In addition to bringing invaluable assets to Red Flag, the 13th BS also benefited from the exercise.

“Red Flag is a good stepping stone and training environment for real world operations” said Rohde, who has participated in six Red Flag exercises.

“Any time you’re away from home it will put on added stress” Schreiner said.

The combined stress of being away from home and training in a fast paced environment ensures the squadron was that much more combat ready and efficient when the time comes for real world operations.

“We are known as ‘The Devil’s own grim reapers,’” Schreiner said.

The ability to strike any target, any time, at any location with extreme lethality justifies this saying. That lethal efficiency is only possible through the men and women who pilot, maintain, and defend the Spirit.




All of this week's top headlines to your email every Friday.


 
 

 

First enlisted Airmen awarded Weapons School graduate patches

NELLIS AIR FORCE BASE, Nev. — History was made June 27, when five graduates of the U.S. Air Force Weapons School’s Joint Terminal Attack Controller Weapons Instructor Course became the first enlisted Airmen in the school’s 66-year mission to be awarded the Weapons School’s graduate patch. These graduates will now be recognized as subject matter...
 
 

Staying safe during flash flood season

NELLIS AIR FORCE BASE, Nev. — July is here with high temperatures and a high chance of flash flooding. The months with the highest probability for thunderstorms are July through September. Las Vegas’ annual rainfall is approximately 4.13 inches, and while this may not seem like a lot of rain, the elevation of Las Vegas...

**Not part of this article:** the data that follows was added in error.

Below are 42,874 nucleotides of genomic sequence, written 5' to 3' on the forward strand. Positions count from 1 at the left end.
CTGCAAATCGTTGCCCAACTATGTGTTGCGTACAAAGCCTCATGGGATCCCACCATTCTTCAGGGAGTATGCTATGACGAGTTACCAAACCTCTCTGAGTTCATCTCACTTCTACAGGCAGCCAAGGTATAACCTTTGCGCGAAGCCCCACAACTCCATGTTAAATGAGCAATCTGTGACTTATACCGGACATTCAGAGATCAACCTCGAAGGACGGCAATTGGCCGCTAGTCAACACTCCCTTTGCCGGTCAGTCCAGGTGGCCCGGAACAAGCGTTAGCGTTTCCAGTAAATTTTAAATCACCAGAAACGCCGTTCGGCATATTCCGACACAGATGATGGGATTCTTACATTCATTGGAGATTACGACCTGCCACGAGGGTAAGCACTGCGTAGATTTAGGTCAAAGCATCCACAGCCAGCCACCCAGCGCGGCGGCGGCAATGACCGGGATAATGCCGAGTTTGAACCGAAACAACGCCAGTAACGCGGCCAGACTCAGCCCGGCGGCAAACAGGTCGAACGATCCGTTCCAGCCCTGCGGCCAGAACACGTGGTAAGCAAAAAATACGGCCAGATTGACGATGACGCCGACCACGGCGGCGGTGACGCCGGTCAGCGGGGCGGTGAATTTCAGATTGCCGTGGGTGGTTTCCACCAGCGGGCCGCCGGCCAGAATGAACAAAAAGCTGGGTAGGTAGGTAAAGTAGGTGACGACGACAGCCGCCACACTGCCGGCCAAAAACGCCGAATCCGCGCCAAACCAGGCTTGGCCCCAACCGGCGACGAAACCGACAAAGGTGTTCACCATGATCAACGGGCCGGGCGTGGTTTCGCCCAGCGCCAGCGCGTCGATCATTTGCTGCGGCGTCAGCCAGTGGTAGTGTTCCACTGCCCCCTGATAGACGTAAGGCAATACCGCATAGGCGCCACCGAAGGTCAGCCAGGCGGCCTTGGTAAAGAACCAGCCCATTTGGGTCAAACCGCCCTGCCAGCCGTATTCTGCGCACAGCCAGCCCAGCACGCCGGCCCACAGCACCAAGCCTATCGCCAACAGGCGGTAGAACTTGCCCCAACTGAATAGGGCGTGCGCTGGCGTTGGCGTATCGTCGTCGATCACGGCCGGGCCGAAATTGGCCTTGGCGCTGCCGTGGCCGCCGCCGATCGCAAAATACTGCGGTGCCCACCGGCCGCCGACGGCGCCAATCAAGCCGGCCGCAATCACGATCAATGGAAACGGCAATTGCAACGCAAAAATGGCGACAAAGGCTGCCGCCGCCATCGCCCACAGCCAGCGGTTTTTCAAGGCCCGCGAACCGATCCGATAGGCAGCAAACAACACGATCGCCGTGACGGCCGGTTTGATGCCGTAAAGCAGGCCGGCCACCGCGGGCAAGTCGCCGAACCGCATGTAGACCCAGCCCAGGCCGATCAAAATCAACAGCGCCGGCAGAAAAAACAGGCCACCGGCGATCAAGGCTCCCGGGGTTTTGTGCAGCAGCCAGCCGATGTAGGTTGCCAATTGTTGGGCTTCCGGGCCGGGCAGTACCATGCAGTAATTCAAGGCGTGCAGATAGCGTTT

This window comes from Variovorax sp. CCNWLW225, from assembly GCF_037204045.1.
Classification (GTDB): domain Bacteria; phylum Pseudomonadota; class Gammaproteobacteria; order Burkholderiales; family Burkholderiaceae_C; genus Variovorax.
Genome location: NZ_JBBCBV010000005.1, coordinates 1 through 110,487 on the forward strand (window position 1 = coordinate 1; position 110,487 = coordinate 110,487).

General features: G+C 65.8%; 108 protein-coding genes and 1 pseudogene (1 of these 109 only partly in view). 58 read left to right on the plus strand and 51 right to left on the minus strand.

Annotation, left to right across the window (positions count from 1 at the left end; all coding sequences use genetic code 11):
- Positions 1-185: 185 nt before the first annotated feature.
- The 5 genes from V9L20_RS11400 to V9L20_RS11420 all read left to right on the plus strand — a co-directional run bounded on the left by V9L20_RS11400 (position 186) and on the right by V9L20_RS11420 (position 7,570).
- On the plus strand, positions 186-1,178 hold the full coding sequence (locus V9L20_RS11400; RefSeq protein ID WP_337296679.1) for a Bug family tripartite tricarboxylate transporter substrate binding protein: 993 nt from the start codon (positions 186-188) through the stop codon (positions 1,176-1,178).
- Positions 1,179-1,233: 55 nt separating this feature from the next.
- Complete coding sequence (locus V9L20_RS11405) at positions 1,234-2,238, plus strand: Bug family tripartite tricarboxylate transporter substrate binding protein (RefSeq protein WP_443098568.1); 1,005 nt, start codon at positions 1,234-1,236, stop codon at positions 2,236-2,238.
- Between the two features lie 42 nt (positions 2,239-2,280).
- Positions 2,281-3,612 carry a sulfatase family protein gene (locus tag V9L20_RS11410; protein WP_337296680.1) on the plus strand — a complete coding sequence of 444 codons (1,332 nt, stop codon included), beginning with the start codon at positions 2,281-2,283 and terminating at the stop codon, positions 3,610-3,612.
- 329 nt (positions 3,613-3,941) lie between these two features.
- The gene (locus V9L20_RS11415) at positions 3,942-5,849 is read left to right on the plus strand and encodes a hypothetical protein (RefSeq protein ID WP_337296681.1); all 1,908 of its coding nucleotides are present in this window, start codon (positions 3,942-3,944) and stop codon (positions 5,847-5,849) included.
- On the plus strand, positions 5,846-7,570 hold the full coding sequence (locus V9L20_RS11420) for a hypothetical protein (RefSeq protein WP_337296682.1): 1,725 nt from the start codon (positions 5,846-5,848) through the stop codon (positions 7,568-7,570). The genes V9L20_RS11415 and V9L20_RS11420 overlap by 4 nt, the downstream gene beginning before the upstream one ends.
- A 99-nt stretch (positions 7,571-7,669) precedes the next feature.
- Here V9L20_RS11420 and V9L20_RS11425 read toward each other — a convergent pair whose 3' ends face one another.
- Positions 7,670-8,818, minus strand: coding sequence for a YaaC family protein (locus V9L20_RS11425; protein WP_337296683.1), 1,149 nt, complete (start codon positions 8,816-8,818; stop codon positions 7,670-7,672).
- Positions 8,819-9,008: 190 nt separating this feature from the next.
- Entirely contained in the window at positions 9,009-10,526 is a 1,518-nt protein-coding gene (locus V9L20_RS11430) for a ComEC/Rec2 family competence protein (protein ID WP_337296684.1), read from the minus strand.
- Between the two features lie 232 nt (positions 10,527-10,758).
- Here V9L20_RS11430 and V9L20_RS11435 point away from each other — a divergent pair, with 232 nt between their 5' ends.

Conquer fear, live your dream

VANCE AIR FORCE BASE, Okla. — Are you living the dream? Do you wake up with energy each morning or do you need an energy drink to get you going? If you constantly hit the snooze button on your alarm, wake with no energy and low self-esteem, need lots of coffee, soda or energy drinks...
 

 
U.S. Air Force photo by Senior Airman Joshua Kleinholz

Weapons School honors newest graduates

U.S. Air Force photo by Senior Airman Joshua Kleinholz Gen. Lori Robinson, Pacific Air Forces commander, delivers the keynote speech during the U.S. Air Force Weapons School Class 15-A graduation ceremony in Las Vegas, Nev., Ju...
 
 
U.S. Air Force photo illustration by Tech. Sgt. Nadine Y. Barclay

Hunters save lives through RPA Human Performance Team

U.S. Air Force photo illustration by Tech. Sgt. Nadine Y. Barclay Considering the demands facing the remotely piloted aircraft enterprise, Team Creech has formed their own human performance team to meet the needs of those suppo...
 
 
Courtesy photo

Employment Assistance Program aids military members’ transition

Courtesy photo Members of the Nellis community attend a job fair as part of the Airman and Family Readiness Center’s Employment Assistance Program at Nellis Air Force Base, Nev., April 23. The Employment Assistance Program he...
 




0 Comments


Be the first to comment!


Leave a Reply

Your email address will not be published. Required fields are marked *

You may use these HTML tags and attributes: <a href="" title=""> <abbr title=""> <acronym title=""> <b> <blockquote cite=""> <cite> <code> <del datetime=""> <em> <i> <q cite=""> <s> <strike> <strong>